The call itself can tie up a call taker for a very long time as they try and engage with the person who is calling in desperation. They have no training for this I hasten to add.
In the absence of a threat to anyone else the police are actually powerless to deal with a situation like this. But we still get called by the person themselves, concerned family or mental health services.
Asked to go and deal with it – purely because we are “the police” when in fact we can do very little indeed.
I have discussed the need for legislative change here and elsewhere which will allow officers to take decisive action in these circumstances but it is slow to happen.
These calls happen every day in every station in every force in the country. It is not confined to one area – it is a national problem.
Not only is it a national problem but it is getting worse not better. We now have evidence of NHS managers deliberately deflecting demand towards the police as their budgets constrict.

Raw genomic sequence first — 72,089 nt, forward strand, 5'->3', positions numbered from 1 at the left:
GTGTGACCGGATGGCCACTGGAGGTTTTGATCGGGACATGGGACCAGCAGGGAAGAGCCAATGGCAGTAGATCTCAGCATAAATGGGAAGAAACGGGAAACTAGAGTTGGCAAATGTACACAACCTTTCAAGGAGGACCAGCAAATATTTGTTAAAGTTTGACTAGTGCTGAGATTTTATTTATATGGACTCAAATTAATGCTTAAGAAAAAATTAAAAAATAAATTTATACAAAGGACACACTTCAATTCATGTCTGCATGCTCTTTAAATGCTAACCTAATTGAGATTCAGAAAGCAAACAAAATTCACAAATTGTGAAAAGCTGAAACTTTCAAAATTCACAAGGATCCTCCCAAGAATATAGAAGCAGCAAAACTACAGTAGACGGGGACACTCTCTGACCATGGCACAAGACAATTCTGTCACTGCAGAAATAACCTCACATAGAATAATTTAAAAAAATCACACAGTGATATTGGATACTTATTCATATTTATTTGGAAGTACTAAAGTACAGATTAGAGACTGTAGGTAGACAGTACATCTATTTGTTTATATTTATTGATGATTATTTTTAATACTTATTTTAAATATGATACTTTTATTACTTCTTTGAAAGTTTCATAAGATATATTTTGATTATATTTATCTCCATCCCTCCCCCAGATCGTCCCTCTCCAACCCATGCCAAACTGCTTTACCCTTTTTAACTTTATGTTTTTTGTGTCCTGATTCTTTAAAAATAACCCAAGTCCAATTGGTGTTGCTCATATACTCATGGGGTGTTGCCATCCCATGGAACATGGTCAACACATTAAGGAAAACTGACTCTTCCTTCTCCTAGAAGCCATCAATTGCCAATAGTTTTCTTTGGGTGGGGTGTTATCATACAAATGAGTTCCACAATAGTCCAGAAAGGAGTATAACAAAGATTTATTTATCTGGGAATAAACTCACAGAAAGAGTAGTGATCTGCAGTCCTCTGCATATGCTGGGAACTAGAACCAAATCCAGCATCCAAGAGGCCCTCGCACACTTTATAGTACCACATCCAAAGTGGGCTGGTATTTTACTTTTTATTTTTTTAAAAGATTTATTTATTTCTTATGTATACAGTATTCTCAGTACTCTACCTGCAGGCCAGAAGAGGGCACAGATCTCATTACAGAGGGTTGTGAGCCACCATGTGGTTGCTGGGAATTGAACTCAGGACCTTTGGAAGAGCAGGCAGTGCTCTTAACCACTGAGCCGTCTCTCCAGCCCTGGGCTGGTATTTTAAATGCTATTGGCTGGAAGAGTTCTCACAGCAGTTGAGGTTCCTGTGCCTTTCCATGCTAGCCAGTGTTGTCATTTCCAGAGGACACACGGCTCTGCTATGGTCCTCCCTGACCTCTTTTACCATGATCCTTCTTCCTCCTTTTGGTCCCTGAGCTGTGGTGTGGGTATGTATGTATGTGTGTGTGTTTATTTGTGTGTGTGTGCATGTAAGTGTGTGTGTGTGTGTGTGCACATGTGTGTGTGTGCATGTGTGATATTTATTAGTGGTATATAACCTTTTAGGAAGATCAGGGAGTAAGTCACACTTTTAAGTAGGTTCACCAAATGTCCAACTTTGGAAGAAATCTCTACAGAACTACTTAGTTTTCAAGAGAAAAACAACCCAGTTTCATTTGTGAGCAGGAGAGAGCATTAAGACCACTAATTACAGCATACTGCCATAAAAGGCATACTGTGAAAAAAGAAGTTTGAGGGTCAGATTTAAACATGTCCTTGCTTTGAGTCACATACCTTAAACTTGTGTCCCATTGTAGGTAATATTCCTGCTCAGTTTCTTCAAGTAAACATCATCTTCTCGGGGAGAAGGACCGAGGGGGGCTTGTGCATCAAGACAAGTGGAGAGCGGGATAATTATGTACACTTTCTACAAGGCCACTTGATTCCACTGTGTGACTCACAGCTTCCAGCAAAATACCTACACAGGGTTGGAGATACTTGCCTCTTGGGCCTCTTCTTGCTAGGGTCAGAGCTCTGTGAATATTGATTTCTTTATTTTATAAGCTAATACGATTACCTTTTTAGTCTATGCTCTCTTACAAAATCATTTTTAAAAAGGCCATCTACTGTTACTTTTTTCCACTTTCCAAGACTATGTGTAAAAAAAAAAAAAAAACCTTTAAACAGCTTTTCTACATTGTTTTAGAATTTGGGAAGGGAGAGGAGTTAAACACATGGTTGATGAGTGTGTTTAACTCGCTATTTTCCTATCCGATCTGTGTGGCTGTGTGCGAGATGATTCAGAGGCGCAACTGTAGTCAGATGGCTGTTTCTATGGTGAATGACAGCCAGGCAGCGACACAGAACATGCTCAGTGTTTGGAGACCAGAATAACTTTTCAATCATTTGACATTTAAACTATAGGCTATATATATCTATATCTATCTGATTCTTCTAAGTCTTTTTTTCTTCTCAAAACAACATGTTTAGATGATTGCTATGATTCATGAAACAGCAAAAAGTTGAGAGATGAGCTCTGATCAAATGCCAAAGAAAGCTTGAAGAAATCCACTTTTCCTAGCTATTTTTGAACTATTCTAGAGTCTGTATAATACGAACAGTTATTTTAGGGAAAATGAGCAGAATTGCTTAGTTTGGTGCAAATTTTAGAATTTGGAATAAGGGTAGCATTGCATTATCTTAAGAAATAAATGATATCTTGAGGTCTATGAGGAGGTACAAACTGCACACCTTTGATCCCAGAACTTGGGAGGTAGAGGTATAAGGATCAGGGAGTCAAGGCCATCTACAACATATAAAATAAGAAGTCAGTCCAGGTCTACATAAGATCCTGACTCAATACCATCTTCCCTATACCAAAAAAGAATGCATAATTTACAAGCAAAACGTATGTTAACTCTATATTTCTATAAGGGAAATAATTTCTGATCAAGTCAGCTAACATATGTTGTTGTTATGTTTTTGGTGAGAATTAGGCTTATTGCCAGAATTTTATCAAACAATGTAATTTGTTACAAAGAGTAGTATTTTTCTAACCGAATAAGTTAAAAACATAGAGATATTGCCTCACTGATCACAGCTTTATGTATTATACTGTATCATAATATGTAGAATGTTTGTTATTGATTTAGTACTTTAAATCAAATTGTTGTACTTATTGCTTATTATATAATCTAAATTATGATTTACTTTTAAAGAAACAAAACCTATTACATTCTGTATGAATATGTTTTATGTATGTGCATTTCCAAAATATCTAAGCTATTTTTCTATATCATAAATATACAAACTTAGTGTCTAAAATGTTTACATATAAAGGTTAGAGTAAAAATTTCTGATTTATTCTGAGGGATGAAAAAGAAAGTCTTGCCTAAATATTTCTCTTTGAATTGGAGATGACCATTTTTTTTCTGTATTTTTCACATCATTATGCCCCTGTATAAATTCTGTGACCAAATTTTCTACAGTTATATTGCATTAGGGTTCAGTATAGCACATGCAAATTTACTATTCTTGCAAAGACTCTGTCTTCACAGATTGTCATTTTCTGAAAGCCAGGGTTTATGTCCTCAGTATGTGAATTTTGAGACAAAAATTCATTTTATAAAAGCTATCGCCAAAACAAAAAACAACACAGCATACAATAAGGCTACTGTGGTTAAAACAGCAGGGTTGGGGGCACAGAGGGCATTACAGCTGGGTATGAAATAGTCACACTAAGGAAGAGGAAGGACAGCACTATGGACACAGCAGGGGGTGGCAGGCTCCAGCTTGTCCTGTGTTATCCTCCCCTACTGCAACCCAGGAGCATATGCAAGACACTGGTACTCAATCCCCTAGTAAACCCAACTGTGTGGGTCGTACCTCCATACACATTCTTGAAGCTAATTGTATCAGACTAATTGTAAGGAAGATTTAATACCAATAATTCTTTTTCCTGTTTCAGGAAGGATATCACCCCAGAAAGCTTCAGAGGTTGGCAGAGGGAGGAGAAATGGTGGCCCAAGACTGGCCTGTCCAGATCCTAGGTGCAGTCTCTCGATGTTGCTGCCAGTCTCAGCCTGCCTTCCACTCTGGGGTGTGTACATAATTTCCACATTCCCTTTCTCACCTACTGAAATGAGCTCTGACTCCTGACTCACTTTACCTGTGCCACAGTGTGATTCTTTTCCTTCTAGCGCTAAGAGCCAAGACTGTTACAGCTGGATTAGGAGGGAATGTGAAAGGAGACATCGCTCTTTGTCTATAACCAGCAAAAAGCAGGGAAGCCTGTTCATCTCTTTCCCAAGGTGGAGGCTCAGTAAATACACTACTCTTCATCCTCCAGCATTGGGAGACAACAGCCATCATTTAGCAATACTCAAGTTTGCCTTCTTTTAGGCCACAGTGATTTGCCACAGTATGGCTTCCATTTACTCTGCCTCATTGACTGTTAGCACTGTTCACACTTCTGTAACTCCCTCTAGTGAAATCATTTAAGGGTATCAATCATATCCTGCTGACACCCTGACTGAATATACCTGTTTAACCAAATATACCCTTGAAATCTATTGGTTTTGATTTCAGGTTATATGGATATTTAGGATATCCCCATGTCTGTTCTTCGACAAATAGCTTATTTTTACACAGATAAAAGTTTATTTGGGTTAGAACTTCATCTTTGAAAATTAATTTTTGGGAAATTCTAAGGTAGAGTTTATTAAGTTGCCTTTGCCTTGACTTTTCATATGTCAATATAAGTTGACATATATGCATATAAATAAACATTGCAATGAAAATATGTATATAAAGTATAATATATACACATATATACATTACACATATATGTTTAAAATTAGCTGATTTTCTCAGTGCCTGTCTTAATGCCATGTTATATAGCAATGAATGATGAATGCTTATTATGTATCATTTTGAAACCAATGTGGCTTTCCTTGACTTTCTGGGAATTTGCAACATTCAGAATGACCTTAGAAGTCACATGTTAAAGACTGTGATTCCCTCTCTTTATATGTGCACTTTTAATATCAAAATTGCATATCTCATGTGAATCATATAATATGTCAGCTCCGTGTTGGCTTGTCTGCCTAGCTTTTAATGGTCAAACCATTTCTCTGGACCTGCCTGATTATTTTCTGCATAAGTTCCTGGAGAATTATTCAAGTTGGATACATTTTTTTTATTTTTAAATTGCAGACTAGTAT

As the Police Oracle article says – it has been a year since the Home Secretary announced that the police were spending too much time dealing with mental health issues and that something was going to be done.
Is there any evidence of this at the sharp end twelve months later?
(Insert sound effect for Family Fortunes ‘uh uhhh’ here )
Look at the language used by the Home Office in the article.
Last year Mrs May said she was going to liaise with her counterparts from Health and Justice.
Last week in direct response to a question from Inspector Michael Brown (@MentalHealthCop) at the Home Affairs Select Committee, Mrs May repeated that she was speaking with her counterparts at Health and Justice to sort this out.
This response was repeated again in the Home Office response to the Police Oracle article.
So given all this talking by ministerial heads – what EXACTLY is there to show for it after twelve months?
What was also obvious from their response is that, actually, they are expecting someone else to sort it out.
The Home Secretary has written to all PCC’s instructing them to make dealing with mental health a priority. Their response then talks about how some forces are “making improvements” in this area.
The issue is that it shouldn’t be the police making the improvements – it should be the NHS.